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Taking Apart the Median Income Tables

posted by Bob Lawless

As bankruptcy specialists know, after the 2005 bankrutpcy amendments it matters a lot whether a debtor is above or below the state median income for a household of the size of the debtor's household. The statute directs that this calculation is to be taken from Census Bureau statistics. The Executive Office of U.S. Trustee ("EOUST") compiles the relevant figures and puts them on its web site. Recently, the EOUST updated these figures, and an analysis reveals some interesting patterns and changes.

If one averages the median income figures across all fifty states, one gets the following figures:

Cases Filed
2/13/06 - 9/30/06
Cases Filed
after 10/1/06
1-person household
2-person household
3-person household
4-person household

Amazingly, the average state median income for a one-person household fell by $278 for cases filed after October 1. Undoubtedly, the irony will be lost on Congress, which mandated that these figures be compiled because of rampant abuse of the bankruptcy system.

The averages mask some surprising patterns within individual states. In Alabama, for example, the median income for a one-, three-, and four-person household fell $1219, $4112, and $2490 respectively, but the median income for a two-person household rose $750. The median income for the District of Columbia fell across all types of households, including a drop of over 16% for two-person households. The median income for both three- and four-person households in the District of Columbia is the same ($54,628). Wyoming saw a 7.6% decline in the median income for 1-person households but a 9.2% increase for the median income of 3-person households.

Early experience indicates that the state median income figures will move up and down arbitrarily. All us Credit Slips bloggers are data junkies, and these fluctuations would be great grist for a discussion of how a few changes in the data can move the median. It might all even be amusing were it not for the reality that these figures determine the rights of real people in real cases. Bankruptcy debtors who are above the state median income must go through a complex analysis of their expenses and may be ineligible for chapter 7. The variation in the state median income figures deserves more attention than the space a blog post can give to the topic. Until then, these variations provide another example of the unintended and harsh consequences of the 2005 bankruptcy amendments.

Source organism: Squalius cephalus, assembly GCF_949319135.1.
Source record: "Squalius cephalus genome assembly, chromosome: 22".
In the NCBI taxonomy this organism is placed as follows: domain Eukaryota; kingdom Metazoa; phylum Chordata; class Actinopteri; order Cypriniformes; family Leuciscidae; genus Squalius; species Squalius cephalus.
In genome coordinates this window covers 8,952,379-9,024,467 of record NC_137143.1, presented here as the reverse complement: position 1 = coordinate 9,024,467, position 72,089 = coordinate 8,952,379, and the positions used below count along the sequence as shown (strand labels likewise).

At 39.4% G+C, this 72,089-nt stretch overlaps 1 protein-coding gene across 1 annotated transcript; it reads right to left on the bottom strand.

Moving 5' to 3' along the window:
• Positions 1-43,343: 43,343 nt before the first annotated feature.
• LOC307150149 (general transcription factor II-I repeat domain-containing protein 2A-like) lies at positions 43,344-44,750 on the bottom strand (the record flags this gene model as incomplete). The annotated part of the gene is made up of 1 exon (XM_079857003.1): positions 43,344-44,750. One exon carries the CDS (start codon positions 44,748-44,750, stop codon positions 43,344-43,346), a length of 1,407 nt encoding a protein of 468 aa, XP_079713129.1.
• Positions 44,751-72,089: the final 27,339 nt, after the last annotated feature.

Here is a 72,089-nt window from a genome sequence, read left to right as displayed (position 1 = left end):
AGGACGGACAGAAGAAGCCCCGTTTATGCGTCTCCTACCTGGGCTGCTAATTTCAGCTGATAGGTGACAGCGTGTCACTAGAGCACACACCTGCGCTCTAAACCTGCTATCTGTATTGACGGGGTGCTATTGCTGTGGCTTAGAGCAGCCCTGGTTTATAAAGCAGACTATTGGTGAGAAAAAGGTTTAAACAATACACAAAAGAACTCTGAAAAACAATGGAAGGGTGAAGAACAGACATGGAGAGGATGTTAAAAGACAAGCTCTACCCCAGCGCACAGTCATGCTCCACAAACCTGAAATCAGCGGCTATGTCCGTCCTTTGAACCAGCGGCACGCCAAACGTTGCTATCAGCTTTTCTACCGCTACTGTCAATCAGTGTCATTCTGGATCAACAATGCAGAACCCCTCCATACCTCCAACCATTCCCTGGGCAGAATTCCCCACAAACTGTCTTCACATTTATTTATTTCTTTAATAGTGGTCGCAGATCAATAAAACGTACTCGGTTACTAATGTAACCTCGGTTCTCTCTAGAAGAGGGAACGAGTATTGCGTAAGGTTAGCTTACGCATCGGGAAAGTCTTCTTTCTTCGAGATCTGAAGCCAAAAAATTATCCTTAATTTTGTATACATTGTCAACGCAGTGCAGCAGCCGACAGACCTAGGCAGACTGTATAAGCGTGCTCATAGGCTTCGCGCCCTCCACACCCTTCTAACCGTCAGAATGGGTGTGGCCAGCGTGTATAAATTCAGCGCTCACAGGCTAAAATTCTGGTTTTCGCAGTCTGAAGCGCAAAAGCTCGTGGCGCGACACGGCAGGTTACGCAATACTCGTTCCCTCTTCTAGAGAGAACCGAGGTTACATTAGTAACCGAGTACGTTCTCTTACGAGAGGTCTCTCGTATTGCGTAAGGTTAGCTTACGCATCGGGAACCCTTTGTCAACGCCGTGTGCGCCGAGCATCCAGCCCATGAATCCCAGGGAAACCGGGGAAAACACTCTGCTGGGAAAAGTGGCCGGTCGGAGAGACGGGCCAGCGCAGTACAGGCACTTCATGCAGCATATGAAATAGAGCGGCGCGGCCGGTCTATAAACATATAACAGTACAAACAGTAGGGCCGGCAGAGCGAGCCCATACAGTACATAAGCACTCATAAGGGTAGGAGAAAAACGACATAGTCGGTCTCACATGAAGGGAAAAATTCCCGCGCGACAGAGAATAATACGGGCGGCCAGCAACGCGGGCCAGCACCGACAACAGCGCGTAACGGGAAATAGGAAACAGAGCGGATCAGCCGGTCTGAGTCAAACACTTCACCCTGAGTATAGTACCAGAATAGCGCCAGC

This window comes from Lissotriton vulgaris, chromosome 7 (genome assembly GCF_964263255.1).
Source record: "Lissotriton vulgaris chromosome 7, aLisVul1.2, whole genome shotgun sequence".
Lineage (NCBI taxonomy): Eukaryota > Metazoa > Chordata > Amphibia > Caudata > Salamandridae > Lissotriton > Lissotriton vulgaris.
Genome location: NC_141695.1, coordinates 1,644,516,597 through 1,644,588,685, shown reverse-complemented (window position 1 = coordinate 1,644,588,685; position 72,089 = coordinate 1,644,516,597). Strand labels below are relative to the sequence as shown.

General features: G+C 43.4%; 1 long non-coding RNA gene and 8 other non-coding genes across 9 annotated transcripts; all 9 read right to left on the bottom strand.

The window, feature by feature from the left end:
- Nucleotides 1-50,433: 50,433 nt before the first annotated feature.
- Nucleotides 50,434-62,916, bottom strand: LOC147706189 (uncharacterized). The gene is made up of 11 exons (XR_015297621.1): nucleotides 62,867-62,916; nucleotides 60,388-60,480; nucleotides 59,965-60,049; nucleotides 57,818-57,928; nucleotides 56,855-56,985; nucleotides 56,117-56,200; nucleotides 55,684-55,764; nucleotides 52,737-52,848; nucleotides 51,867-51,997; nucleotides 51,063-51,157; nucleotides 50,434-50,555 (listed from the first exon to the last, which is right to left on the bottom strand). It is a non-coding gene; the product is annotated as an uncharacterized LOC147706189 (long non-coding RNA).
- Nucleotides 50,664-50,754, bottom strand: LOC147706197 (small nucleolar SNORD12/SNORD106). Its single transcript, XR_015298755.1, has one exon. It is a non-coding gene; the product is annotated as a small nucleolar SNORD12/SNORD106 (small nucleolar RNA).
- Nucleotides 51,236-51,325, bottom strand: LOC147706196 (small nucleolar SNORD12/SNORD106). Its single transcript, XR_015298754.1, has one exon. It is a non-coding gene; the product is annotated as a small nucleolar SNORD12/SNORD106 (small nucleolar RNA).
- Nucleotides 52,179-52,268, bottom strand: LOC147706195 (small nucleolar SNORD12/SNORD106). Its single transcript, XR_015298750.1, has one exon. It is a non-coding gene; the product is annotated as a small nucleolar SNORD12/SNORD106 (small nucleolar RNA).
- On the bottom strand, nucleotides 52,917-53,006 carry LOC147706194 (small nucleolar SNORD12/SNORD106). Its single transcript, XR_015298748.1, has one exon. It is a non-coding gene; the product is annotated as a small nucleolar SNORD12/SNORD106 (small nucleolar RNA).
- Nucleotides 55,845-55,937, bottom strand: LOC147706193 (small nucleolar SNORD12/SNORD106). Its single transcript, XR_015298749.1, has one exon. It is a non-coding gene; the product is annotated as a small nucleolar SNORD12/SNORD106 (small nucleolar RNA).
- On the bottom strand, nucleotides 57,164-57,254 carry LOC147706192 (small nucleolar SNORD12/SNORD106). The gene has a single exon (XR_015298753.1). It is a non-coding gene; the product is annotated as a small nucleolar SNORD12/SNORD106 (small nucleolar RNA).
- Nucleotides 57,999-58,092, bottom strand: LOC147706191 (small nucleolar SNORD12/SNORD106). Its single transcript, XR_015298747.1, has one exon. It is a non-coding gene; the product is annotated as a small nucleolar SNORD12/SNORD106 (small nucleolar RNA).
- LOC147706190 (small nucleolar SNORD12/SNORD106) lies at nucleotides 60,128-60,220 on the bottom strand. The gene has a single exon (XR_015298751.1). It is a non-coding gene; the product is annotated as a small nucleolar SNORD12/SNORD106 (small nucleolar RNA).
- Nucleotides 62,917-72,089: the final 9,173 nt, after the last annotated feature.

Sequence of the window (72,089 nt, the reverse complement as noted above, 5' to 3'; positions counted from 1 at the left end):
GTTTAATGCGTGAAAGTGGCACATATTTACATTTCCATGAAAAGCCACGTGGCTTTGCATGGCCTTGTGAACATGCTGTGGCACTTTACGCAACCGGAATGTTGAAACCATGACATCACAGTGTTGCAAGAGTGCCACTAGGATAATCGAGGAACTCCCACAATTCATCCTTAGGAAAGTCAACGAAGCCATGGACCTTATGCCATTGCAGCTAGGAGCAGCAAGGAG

A hat tip to Jean Braucher who brought this topic to the attention of the Bankr-L listserv. (Instructions for subscription requests appear on the right-hand side of the page.)


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  • As a public service, the University of Illinois College of Law operates Bankr-L, an e-mail list on which bankruptcy professionals can exchange information. Bankr-L is administered by one of the Credit Slips bloggers, Professor Robert M. Lawless of the University of Illinois. Although Bankr-L is a free service, membership is limited only to persons with a professional connection to the bankruptcy field (e.g., lawyer, accountant, academic, judge). To request a subscription on Bankr-L, click here to visit the page for the list and then click on the link for "Subscribe." After completing the information there, please also send an e-mail to Professor Lawless (rlawless@illinois.edu) with a short description of your professional connection to bankruptcy. A link to a URL with a professional bio or other identifying information would be great.